The lobbyist S. Basset leaped to the stage and tried to grab the microphone. He stumbled over several tiny indications and three or four signs that were scattered to stage right. A Futurist bouncer showed a little compassion and lifted him up. This time the lobbyist grabbed the mike. "Something is afoot. Something very, very large is afoot in the land," the self-proclaimed prophet of disclosure prophesized. "The Doom's Day Clock is ticking, but the Paradigm Clock is the one we should watch. It nears midnight."

Could it be a new war that's afoot?

If so, against what?

"It can't be against evil," the lady of The Book said. "That's an old war."

"I think S. Basset just wants us to be scared," Jude the Jackdaw opined. "They tell me he's heavily vested in pharmaceuticals."

"Be scared," the Earthquaker warned. "You cannot war against natural forces."

Guilty! Let the E.T. Cover-Up End.

"Hear me," the prophet shouted. "I come to draw a formless line in time and space, a Paradigm Line. It exists in the minds of human beings and can be crossed in a single day by virtue of a formal announcement from the leaders of nations. Or it may take months involving a graduated process of disclosure built strategically upon scientific announcements and political events."

"Sounds like he's reading from a book," the bouncer said to the grip's assistant.

An announcement about what?

"The verdict. What else would he announce-about but the verdict," the Earthquaker rumbled, knowingly.

"The verdict proclaims 'Guilty!' to the charge of extreme intransigence by the State," S. Basset shouted. "It is no longer a matter of whether there is extraterrestrial intelligence in our midst, it is a matter of how are we going to deal with it," he said. "Let the E.T. cover-up end. When the extraterrestrial presence in our world is formally acknowledged by the primary institutions upon which we rely, the Paradigm Clock will strike midnight and a major portion of the world view to which we have held allegiance for thousands of years will be discarded."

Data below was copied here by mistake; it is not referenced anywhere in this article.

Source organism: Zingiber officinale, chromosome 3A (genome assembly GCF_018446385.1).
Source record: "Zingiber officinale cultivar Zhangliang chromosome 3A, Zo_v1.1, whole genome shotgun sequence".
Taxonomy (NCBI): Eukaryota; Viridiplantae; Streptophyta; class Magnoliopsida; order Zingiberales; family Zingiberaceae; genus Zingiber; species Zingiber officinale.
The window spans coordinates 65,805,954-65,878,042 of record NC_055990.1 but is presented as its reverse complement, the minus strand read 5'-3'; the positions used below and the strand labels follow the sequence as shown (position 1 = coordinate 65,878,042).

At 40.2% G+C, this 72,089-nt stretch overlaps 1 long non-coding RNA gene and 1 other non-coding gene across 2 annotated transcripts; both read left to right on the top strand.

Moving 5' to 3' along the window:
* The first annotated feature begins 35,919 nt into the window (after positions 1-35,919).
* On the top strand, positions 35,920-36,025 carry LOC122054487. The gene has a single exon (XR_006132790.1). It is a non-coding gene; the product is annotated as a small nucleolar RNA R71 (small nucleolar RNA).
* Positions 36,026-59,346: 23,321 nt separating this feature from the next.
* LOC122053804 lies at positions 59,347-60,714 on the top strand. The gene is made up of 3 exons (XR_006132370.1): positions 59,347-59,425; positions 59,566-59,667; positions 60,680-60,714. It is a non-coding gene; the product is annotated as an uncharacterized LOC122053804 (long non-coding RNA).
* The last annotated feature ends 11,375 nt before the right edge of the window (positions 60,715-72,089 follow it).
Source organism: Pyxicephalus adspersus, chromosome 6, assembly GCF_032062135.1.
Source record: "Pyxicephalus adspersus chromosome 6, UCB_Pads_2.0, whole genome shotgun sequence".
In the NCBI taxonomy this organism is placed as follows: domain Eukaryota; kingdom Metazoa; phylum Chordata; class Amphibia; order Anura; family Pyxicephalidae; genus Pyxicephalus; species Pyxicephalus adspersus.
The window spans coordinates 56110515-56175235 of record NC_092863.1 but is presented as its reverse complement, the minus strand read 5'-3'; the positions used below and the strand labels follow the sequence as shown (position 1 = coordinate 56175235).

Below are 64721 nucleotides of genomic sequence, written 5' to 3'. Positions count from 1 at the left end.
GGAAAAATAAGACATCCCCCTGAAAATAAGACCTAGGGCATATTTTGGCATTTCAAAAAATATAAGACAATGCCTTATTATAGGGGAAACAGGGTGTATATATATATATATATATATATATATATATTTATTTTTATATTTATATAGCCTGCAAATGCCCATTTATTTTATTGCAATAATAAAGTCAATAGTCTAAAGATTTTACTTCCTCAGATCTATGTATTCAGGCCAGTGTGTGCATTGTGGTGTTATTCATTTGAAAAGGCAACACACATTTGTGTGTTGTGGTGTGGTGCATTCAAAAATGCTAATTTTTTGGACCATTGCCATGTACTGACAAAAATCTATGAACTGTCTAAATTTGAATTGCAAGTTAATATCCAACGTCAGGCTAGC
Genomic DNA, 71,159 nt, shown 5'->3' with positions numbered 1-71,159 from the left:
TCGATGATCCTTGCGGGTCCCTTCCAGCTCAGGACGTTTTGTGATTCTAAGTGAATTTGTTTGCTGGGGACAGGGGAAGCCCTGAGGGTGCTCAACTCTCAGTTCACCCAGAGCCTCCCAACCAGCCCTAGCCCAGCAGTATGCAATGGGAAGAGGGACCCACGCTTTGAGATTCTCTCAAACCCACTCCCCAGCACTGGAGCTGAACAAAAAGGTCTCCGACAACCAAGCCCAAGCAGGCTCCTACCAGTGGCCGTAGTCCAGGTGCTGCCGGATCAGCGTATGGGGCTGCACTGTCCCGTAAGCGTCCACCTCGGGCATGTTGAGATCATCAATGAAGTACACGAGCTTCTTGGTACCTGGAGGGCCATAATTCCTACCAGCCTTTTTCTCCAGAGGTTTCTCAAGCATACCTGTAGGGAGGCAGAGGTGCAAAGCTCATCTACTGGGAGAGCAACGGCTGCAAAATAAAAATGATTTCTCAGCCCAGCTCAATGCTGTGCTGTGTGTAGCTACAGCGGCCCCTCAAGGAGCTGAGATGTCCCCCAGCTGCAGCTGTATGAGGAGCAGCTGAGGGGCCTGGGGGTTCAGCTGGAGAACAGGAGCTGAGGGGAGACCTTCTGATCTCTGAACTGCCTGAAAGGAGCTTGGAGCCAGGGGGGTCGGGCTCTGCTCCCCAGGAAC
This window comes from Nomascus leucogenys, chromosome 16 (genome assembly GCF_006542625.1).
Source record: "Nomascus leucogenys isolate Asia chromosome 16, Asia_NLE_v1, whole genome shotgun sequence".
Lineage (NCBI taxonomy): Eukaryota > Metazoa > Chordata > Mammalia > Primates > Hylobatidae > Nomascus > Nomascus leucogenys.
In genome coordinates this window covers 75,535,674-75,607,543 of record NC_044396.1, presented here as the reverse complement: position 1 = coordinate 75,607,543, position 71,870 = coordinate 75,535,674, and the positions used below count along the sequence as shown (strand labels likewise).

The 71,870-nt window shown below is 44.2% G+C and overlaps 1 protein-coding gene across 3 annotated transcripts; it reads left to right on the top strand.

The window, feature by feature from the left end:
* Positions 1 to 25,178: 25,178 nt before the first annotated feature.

"All bets will be off," Jude nodded.

"Who would have the courage to announce it?" a peanut vendor said. "It ain't about to happen soon."

The crowd could see the prophet's mouth moving, but his voice had fallen silent. A union man had cut power to the microphone. The bouncer dragged the prophet from the stage. In the shadows of the apron he broke a few bones.

C. C. Isosceles, the Master of Ceremonies and part-time organist, emerged from behind the curtain, strolled to the front edge of the stage, commanded the electrician to turn down the ballyard lights, and asked the crowd to join him in reading a message he found stuffed in a bottle.

It was cast upon the seashore by a squall a short time past, a mere aeon or two before the landfall of Hurricane Salome. "I found it on my sunrise walk along the level shore," the organ grinder whispered to the breeze.

In the dim light he appeared as a lamb, Mr. Isosceles. He glowed with a strange radiance that commanded everyone's attention.

The Lamb Reveals the Identity of the Writer.

"Quiet, please," he said. "Look. I'll scroll the message in lights across the top of the scoreboard. The legend on the backside of the parchment purports that it was written by a man known as Saint John the Divine from the Island of Patmos."

When the Greek script began to crawl across the rectangular window of the enormous lighted screen, most in the crowd rummaged through their purses and backpacks for their universal translator goggles.

"I went unto the angel, and said unto him, Give me the little book," the words revealed. "And he said unto me, Take it, and eat it up; and it shall make thy belly bitter, but it shall be in thy mouth sweet as honey. I took the little book out of the angel's hand, and ate it up; and it was in my mouth sweet as honey: and as soon as I had eaten it, my belly was bitter."

"I wonder," the lady of The Book pondered as she deciphered the script. "John the Baptist.... John the Divine...."

How could she have known?

[ EDITOR'S NOTE: Fare-thee-well, Mike Siegel, on this last night of your gig. ]

on Tuesday, January 30, 2001.
The twice-weekly Letters from Cricket Song
is available by E-mail.
Let us know if you want to receive it.
Please forward your name and email address to

You're also welcome to add a friend or associate to the list.

Visit the web site at corndancer.com

| ©2001 by David Ebenezer Baldwin Bowles |
| Send e-mail | 501.450.7989 |